As many authors have noted, contemporary research can be characterized by a number of hybrid relations between researchers based in a variety of different organizations, both within and outside the university. Whilst historians might argue that there is very little new in the existence of academic-industrial inter-connections within scientific research, there is still a tendency – in research publications but also in the statements of policy-makers – to present ‘academic’ and ‘industrial’ research as if they occupied fundamentally different realms. In this paper, we propose and discuss a framework of ‘misaligned co-production’ defined as a process of ‘understanding differences’, i.e. appreciating and holding them open without anticipating strong alignment. While ‘aligned co-production’ is the basis for most accounts of successful collaboration in the STS literature we propose that focusing on moments of ‘misaligned co-production’ gives new insight into how academic and industrial researchers collaborate without smoothing out differences. We explore the advantages of this framework based on case examples of academic-industry collaborations from a field study in a Danish pharmaceutical company.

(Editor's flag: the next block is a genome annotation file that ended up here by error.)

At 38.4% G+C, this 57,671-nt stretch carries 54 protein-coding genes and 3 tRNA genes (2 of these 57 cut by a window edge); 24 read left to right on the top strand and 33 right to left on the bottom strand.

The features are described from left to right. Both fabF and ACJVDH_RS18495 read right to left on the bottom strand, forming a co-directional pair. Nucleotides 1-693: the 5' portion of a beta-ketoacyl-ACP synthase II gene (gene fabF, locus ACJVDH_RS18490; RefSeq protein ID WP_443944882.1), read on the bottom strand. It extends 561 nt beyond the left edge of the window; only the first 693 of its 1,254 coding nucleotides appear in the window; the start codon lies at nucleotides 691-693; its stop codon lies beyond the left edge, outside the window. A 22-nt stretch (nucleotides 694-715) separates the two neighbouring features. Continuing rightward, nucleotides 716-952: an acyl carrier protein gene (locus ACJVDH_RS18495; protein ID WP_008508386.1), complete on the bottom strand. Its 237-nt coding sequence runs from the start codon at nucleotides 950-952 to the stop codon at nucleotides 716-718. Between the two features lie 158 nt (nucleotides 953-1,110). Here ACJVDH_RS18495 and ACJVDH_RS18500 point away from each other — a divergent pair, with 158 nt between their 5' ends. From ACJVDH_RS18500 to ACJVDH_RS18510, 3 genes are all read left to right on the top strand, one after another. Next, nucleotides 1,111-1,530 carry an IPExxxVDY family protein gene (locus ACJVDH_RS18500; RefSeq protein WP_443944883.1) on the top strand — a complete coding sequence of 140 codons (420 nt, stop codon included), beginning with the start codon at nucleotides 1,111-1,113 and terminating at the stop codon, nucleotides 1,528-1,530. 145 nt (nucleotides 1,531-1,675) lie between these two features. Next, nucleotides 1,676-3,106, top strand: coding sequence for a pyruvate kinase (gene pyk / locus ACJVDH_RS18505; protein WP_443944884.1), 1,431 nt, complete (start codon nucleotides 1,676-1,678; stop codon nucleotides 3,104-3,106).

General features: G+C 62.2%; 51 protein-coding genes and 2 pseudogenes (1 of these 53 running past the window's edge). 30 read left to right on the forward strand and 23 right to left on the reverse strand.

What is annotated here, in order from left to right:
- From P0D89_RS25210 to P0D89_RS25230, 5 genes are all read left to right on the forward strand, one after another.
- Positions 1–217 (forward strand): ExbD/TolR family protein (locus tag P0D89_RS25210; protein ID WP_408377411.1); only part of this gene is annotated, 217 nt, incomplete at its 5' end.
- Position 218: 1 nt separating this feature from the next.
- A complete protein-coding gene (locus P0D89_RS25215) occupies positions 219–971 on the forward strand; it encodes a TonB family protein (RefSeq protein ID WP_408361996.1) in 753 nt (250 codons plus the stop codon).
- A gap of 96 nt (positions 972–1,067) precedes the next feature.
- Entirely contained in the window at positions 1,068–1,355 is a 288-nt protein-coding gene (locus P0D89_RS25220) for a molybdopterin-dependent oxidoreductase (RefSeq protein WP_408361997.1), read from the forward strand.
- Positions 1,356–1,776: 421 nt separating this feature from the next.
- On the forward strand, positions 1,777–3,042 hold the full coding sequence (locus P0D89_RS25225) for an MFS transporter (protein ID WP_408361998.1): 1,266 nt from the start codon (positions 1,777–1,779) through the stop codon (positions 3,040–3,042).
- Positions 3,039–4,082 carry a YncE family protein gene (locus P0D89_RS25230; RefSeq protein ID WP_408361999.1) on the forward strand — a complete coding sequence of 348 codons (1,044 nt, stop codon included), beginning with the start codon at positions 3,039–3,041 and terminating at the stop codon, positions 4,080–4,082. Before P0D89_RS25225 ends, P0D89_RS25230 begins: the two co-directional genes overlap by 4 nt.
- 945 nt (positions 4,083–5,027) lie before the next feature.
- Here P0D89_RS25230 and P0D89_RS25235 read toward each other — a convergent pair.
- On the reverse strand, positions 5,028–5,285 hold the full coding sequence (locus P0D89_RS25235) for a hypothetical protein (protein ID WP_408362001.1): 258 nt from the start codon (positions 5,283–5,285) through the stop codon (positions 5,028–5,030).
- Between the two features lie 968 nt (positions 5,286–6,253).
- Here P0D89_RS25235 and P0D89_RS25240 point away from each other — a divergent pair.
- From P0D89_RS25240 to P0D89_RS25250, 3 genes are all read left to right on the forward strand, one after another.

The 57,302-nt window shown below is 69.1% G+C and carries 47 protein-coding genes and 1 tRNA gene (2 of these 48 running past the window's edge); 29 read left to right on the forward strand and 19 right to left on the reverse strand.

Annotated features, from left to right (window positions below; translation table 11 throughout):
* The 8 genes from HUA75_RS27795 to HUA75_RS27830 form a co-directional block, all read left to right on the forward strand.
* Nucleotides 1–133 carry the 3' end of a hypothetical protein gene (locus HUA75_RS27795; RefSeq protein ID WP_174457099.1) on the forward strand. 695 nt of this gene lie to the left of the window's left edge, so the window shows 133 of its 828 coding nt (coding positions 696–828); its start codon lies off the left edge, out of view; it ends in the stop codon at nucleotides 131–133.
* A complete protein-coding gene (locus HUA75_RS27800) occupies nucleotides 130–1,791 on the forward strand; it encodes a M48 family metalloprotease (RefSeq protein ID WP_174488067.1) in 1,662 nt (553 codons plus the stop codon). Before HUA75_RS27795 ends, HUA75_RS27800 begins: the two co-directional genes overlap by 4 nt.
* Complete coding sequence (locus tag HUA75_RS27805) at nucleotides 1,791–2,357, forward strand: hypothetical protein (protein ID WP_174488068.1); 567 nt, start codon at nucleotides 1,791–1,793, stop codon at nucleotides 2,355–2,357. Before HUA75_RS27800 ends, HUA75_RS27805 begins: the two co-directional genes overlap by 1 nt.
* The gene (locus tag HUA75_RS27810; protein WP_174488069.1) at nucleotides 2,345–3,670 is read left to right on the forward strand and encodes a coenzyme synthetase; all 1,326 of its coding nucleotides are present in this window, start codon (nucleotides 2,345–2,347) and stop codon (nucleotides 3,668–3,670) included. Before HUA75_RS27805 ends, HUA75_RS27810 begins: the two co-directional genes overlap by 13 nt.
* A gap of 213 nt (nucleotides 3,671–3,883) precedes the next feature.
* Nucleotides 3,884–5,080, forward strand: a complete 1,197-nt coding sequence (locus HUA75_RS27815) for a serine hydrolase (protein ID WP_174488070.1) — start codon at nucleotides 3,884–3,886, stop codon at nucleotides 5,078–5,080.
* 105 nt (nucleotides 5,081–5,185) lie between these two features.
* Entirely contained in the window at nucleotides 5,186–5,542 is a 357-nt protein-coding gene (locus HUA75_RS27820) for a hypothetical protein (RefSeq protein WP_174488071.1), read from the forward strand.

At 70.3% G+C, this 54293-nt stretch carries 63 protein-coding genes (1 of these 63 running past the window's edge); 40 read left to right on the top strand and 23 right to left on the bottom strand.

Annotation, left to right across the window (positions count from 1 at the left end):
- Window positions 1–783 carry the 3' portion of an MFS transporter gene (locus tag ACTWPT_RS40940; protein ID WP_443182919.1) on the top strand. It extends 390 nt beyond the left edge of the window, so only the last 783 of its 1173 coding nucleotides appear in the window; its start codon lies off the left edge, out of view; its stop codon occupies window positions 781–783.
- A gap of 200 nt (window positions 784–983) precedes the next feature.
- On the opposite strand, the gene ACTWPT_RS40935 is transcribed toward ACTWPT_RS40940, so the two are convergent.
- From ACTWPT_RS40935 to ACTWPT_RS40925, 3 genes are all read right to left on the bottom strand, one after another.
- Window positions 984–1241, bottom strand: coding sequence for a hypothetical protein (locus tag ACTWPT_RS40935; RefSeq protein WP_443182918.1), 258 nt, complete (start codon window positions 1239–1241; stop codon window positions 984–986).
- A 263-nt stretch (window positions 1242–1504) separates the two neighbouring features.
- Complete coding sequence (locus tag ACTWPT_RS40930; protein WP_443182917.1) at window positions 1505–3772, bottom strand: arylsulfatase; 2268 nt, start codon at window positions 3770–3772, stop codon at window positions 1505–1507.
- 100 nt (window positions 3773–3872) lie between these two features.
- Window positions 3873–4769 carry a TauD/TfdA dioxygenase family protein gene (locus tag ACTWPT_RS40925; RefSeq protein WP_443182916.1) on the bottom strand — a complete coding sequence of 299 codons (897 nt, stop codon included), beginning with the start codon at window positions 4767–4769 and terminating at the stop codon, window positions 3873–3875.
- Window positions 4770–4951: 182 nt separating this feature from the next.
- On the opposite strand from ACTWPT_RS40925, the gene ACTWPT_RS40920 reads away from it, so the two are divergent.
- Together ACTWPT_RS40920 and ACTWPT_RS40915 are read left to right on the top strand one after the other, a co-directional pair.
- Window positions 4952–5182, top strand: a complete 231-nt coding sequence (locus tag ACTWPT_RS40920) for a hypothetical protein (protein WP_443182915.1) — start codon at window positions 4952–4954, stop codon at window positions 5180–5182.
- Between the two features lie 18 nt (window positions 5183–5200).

|Number of pages||1|
|Publication status||Published - 2015|
|Event||Annual Meeting Society for Social Studies of Science 2015 - Sheraton Downtown, Denver, United States|
Duration: 11 Nov 2015 → 14 Nov 2015
Conference number: 40
|Conference||Annual Meeting Society for Social Studies of Science 2015|
|Period||11/11/2015 → 14/11/2015|